Their goal is a very respectable one. KA is trying to get digital tools that help personalize education into the hands of the kids who need it most. Teachers and parents can also sign children up for the service, which is available for free in keeping with the Khan Academy’s mission.
The courses offered mimic the typical K-14 curriculum, including AP courses and test prep for the ACT and SAT, among many other things.
Another great example of the heights EdTech can reach with the right minds behind it, Oppia offers a platform for creating courses and studying aids. They’ve taken care to make their service functional at low internet bandwidths and they also have a few other cool features like translating their material into local dialects.
It’s a highly customizable platform that makes it easy for teachers to navigate the jump to digital and internet services. Oppia gives guidelines for creating lesson plans to make sure everything is as effective as possible.
- Code It!
Perhaps one of the coolest EdTech platforms, Code It! Provides fun and engaging material for kids to learn how to make their own games and animations. Not only is it a clever way to get them familiar with using computers, but it also thrills many children to learn that they can make digital products themselves.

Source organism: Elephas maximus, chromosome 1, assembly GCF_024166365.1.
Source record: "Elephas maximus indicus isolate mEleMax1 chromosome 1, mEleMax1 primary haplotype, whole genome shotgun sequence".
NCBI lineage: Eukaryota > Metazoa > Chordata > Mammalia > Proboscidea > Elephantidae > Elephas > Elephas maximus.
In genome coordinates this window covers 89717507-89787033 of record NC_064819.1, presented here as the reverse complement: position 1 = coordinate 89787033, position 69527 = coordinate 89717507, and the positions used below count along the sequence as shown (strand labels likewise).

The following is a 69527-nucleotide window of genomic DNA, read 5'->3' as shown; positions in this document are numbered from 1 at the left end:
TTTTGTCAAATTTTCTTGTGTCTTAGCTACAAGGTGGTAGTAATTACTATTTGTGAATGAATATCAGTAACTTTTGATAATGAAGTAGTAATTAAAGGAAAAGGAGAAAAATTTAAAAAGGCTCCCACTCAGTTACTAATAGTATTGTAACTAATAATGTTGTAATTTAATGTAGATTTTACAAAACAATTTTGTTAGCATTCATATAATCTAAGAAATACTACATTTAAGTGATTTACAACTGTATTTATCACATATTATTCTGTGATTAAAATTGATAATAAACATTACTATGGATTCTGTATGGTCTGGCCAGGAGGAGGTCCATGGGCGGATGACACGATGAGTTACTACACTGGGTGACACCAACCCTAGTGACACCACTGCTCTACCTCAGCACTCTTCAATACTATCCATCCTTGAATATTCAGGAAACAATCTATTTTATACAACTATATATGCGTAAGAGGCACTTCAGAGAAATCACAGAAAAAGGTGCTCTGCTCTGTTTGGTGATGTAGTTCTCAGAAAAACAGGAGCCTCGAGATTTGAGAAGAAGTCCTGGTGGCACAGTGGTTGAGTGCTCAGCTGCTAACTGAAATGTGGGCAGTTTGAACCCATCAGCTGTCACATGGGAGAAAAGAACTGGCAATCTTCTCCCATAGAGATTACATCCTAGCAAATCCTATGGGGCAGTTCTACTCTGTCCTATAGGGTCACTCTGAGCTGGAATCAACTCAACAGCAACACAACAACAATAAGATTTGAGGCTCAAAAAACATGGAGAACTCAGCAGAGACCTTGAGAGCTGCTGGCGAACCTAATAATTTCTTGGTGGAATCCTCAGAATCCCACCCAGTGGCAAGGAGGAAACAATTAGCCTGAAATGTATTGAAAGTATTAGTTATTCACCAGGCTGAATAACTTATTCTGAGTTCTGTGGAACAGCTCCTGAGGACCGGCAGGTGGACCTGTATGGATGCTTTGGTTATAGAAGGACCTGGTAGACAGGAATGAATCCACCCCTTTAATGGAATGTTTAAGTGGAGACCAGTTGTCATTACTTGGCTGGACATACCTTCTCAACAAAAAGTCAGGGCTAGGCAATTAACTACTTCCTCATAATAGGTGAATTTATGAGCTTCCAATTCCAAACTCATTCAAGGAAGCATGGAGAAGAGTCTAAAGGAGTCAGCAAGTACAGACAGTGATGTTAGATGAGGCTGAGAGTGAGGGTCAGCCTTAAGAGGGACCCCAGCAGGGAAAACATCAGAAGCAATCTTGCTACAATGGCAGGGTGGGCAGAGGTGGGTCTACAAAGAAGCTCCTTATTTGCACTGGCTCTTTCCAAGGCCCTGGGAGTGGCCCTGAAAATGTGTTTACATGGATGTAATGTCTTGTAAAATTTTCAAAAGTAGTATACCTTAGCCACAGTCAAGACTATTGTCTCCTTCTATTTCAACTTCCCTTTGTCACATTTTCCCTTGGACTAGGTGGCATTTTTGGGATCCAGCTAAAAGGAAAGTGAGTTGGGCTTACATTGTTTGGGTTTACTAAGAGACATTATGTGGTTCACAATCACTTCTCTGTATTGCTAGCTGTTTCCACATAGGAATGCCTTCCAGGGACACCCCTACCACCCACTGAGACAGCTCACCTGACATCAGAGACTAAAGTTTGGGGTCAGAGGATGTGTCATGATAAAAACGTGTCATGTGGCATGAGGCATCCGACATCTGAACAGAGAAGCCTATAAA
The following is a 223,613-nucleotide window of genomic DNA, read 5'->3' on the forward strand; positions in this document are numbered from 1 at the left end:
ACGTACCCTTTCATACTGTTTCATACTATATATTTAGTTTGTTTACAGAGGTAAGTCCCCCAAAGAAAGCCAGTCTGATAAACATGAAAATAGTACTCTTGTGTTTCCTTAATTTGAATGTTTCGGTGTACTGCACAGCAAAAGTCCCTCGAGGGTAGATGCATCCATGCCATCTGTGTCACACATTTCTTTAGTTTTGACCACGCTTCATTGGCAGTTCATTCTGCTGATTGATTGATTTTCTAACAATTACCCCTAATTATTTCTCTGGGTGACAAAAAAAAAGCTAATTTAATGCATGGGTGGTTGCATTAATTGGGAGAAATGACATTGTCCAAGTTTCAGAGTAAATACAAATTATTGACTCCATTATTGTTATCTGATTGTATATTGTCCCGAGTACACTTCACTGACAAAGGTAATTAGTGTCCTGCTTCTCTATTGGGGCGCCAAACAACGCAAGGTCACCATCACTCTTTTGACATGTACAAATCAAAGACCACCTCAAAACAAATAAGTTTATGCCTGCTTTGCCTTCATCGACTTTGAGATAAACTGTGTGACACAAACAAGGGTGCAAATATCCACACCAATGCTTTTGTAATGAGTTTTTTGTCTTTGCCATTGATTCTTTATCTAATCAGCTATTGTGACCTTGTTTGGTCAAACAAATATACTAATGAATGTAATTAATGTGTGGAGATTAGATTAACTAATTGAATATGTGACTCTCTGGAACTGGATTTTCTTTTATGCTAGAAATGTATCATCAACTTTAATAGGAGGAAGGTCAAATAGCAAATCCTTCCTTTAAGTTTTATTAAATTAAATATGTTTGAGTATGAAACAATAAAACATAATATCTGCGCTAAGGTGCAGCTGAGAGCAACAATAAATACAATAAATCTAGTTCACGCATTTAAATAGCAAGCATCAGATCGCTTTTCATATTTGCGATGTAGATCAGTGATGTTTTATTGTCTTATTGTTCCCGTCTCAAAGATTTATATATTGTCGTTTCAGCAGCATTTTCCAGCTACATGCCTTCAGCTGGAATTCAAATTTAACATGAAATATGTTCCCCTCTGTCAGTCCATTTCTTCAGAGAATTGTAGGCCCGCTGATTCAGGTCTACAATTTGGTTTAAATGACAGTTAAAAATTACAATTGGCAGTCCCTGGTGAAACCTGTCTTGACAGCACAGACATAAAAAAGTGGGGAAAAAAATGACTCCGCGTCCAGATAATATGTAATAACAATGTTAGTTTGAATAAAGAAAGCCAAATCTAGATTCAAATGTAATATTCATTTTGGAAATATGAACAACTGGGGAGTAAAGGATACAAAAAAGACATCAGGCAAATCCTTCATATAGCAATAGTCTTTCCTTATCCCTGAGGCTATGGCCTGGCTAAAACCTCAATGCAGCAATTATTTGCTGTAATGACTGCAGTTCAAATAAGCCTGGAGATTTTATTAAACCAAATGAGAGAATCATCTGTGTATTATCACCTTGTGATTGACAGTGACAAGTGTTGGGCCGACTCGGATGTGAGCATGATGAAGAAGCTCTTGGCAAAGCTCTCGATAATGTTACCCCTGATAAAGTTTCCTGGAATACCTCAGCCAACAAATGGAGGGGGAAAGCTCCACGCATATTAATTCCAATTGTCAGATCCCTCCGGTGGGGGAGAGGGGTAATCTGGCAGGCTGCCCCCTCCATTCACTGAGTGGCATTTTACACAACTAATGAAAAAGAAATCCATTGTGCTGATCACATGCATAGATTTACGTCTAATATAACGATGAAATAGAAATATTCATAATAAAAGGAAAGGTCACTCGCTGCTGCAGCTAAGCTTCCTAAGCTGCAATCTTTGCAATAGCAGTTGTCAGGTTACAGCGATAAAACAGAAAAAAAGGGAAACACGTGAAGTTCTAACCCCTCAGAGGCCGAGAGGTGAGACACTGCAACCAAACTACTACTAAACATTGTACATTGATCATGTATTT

Schools and individual parents can start their kids on the site from the age of nine. It makes it easy to prepare the kids for the almost certain eventuality that they will be dealing with more complex digital tools than we had to learn much earlier than we thought.
Textbook and flashcard tools for STEM teachers are the main products of CK-12, which advertises itself as a free assistant for every teacher. The stats provided by CK-12 are really useful in helping instructors find patterns in students’ work at the class level.
They offer fully customizable online textbooks, adaptive learning, simulations, webinars, a discussion forum, and much more. If you want to see the current state of EdTech as it’s widely used by students currently, CK-12 is a good place to look.
How Does Design Thinking Work In EdTech?
As you can see from the examples above, there’s no limit to what educational technology can offer for students, teachers, admin, and parents. It is also worth pointing out that there are a lot of stakeholders to consider, perhaps more than you’d find on a typical project.
While they do all share the same goal of educating the pupil, there are still competing interests. Parents prioritize learning while children might think entertainment and captivating lessons matter most. Teachers want to incorporate as many real-life tools and concepts as possible while principals and other admin workers must honor budgets that often limit what teachers are left to work with.
A variety of stakeholders with varying motivations is nothing new for the design thinking process. But UX designers and other creatives working in education have to balance these competing interests in a slightly different way than you normally would with business.